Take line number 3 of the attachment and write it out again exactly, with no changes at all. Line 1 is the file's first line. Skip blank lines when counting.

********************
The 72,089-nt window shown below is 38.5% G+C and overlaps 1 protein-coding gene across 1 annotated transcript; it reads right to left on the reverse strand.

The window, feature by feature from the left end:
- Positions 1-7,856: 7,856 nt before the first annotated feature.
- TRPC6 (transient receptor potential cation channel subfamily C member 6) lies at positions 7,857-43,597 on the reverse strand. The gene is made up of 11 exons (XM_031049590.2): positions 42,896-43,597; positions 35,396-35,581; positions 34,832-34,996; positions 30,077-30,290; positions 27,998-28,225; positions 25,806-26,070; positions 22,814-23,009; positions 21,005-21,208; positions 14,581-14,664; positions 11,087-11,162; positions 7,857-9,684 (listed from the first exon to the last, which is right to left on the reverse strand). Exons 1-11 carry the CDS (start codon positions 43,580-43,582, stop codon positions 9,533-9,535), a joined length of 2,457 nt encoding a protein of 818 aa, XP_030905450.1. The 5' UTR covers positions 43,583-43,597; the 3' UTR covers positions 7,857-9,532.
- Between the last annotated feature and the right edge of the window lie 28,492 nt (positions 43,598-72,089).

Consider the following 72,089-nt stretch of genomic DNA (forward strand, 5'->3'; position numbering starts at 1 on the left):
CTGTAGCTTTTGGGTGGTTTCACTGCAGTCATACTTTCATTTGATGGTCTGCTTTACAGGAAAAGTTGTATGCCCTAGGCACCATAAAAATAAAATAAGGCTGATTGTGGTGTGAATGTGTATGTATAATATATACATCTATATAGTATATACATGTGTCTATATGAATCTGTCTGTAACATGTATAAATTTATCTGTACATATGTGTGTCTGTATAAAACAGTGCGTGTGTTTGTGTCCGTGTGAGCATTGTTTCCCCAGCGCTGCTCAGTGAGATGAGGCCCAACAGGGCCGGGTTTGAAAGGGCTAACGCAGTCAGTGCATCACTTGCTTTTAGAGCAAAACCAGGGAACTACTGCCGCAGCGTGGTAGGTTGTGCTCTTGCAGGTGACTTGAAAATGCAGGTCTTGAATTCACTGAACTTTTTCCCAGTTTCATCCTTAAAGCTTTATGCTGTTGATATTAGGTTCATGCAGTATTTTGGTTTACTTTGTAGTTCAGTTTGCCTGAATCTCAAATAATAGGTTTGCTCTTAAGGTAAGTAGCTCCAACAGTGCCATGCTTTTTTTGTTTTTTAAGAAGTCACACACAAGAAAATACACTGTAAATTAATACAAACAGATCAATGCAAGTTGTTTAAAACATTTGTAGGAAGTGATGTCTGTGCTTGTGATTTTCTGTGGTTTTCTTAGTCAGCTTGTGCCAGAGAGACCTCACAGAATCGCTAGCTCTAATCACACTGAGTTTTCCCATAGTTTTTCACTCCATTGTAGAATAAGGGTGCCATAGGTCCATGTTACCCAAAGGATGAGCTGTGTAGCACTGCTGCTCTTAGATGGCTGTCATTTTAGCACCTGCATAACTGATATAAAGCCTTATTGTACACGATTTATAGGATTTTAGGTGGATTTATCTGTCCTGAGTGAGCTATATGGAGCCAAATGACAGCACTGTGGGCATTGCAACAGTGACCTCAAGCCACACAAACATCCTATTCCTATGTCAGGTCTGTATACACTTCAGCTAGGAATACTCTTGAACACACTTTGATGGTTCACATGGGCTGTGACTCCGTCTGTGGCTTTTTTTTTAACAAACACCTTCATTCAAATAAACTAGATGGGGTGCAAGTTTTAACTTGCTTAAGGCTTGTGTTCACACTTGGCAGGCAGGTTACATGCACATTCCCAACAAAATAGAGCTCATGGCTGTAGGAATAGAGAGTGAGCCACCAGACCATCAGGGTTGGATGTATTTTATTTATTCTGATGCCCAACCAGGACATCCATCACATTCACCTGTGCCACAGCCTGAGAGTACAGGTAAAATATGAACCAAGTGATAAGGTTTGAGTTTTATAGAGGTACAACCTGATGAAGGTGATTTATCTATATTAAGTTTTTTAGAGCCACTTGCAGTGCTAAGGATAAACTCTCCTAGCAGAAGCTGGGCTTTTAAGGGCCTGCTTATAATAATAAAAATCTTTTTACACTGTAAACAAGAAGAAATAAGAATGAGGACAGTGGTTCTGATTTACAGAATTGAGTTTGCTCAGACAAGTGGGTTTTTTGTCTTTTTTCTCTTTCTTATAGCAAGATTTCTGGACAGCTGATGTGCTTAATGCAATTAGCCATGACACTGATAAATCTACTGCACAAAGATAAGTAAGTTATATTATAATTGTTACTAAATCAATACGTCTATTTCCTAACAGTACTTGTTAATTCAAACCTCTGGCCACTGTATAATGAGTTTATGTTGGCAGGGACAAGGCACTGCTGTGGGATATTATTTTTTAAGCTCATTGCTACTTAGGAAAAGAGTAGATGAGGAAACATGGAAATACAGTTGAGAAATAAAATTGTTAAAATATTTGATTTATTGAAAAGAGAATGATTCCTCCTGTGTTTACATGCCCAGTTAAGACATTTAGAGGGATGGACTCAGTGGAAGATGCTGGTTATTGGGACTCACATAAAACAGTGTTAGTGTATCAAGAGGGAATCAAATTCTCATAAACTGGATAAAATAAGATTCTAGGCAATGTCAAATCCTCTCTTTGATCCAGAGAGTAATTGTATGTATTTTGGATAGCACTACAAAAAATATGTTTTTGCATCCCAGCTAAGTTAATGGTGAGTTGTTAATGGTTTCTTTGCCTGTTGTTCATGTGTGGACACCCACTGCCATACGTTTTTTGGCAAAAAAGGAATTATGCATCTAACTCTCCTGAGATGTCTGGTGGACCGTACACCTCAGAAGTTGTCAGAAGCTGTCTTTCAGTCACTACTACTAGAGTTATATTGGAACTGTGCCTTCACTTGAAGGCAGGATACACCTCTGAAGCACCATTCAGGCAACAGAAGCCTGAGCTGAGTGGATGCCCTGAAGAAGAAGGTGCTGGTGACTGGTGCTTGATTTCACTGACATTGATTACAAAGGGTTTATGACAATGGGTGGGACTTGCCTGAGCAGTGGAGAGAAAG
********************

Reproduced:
- Positions 1-7,856: 7,856 nt before the first annotated feature.